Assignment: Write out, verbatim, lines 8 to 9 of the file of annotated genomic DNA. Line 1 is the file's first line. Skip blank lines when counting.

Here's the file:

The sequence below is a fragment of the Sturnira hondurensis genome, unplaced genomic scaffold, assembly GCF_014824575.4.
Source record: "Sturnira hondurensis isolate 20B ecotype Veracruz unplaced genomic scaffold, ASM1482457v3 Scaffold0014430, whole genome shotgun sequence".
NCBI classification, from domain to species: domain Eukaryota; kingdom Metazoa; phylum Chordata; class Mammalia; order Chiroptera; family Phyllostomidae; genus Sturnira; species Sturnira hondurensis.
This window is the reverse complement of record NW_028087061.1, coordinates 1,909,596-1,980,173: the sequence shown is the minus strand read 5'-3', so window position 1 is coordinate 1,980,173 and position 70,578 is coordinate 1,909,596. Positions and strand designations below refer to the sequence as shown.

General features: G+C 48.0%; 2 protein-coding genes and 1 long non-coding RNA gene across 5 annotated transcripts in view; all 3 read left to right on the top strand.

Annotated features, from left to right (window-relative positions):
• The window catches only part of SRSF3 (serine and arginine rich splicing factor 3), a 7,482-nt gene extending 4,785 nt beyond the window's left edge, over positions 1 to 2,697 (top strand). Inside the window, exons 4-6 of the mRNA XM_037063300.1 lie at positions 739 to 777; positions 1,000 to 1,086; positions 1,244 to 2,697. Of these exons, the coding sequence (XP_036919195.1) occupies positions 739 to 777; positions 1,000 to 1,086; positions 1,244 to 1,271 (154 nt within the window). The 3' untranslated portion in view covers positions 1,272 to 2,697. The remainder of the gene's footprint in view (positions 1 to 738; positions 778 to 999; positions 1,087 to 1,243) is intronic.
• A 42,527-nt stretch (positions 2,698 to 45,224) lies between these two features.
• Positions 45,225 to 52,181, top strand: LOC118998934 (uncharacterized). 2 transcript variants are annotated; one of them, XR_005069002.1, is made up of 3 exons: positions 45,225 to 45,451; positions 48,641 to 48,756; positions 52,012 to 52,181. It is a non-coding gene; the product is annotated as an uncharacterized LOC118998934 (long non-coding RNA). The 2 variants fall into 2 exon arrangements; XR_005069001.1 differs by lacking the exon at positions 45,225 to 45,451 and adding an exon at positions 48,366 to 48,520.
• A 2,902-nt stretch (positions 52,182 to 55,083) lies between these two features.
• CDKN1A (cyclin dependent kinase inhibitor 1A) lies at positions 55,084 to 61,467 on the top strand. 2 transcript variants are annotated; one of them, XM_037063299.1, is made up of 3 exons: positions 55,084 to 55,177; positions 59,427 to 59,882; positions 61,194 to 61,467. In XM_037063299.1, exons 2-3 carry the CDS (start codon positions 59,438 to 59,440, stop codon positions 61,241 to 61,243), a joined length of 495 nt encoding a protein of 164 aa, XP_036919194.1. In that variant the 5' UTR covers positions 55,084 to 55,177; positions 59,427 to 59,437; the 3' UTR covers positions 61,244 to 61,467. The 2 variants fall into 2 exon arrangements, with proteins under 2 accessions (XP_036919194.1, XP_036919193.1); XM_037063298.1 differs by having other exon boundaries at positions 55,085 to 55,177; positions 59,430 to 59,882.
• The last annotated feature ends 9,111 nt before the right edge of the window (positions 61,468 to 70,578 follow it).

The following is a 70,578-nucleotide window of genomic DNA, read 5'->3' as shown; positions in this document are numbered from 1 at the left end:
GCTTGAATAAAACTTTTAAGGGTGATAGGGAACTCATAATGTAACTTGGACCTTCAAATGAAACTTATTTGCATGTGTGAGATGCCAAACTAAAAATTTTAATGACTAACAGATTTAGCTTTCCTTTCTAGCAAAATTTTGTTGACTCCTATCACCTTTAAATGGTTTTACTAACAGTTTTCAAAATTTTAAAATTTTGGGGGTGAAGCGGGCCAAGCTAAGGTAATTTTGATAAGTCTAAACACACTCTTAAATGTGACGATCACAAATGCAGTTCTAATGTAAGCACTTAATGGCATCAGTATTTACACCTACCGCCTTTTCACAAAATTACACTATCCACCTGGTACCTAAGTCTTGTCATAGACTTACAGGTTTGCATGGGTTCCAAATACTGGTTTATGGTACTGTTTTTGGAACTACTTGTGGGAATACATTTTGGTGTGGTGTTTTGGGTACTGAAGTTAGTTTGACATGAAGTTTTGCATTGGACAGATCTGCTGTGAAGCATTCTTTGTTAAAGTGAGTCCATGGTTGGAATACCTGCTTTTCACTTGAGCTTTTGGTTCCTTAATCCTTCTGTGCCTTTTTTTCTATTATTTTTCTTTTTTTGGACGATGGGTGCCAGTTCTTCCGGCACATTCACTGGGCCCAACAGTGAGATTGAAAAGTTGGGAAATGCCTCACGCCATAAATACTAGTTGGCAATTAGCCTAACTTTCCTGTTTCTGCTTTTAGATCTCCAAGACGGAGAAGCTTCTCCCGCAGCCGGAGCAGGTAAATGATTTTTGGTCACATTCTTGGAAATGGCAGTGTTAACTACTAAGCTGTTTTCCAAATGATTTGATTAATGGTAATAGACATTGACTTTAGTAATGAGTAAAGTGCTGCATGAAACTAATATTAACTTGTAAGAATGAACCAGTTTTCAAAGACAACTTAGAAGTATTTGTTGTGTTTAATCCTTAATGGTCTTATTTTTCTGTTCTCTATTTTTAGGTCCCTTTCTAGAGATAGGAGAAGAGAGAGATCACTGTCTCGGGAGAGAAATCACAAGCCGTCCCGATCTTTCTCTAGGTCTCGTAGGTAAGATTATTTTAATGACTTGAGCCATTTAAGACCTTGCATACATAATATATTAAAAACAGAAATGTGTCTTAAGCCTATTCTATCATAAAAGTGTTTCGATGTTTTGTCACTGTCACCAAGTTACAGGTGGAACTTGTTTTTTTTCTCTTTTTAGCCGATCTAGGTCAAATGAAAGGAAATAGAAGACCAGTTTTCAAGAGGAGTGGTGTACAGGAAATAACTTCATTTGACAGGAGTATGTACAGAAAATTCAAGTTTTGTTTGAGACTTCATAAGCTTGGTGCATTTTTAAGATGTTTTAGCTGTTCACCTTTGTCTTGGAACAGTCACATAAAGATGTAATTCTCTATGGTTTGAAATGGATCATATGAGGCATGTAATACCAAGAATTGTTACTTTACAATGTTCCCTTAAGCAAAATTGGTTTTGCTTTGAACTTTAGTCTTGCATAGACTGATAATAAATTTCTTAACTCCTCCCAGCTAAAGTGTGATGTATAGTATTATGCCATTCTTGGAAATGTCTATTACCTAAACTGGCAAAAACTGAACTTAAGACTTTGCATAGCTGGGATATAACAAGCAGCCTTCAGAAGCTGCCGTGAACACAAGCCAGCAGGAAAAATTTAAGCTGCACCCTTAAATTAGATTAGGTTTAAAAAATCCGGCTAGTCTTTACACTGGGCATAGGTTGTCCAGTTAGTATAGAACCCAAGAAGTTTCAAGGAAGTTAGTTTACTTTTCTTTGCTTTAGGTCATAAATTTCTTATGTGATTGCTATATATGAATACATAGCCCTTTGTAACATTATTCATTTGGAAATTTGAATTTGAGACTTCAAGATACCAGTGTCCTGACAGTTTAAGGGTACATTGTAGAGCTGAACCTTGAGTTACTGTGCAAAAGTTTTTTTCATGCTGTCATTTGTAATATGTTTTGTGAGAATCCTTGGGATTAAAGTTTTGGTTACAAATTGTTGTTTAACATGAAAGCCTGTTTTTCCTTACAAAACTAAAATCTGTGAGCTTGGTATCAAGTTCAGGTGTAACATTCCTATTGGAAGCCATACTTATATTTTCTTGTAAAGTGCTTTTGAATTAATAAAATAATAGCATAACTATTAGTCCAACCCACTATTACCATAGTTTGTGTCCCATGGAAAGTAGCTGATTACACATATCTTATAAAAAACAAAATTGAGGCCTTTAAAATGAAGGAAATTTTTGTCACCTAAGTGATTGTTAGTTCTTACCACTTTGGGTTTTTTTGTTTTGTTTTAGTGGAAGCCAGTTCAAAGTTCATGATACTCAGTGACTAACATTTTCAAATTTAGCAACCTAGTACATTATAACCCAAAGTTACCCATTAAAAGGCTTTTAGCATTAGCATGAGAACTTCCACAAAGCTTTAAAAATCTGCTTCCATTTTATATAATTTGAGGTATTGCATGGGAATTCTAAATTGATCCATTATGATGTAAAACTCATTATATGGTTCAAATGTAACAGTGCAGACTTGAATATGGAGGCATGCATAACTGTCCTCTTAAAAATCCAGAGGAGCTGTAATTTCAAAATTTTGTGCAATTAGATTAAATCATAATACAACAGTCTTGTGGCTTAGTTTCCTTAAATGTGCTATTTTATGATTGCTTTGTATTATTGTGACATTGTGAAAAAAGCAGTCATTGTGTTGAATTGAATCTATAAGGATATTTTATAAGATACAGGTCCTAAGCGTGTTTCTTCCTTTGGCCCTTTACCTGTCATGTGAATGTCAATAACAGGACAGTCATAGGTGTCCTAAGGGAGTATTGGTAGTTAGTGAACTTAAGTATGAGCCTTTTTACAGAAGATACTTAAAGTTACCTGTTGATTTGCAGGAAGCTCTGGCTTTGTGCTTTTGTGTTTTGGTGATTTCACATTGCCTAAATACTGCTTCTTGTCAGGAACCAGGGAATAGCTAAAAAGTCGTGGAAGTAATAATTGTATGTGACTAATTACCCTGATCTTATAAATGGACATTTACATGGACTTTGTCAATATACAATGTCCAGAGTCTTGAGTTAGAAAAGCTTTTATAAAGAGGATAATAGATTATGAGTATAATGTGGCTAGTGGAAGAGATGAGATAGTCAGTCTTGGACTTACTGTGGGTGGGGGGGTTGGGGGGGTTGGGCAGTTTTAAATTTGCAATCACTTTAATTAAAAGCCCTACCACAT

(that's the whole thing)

• A 42,527-nt stretch (positions 2,698 to 45,224) lies between these two features.
• Positions 45,225 to 52,181, top strand: LOC118998934 (uncharacterized). 2 transcript variants are annotated; one of them, XR_005069002.1, is made up of 3 exons: positions 45,225 to 45,451; positions 48,641 to 48,756; positions 52,012 to 52,181. It is a non-coding gene; the product is annotated as an uncharacterized LOC118998934 (long non-coding RNA). The 2 variants fall into 2 exon arrangements; XR_005069001.1 differs by lacking the exon at positions 45,225 to 45,451 and adding an exon at positions 48,366 to 48,520.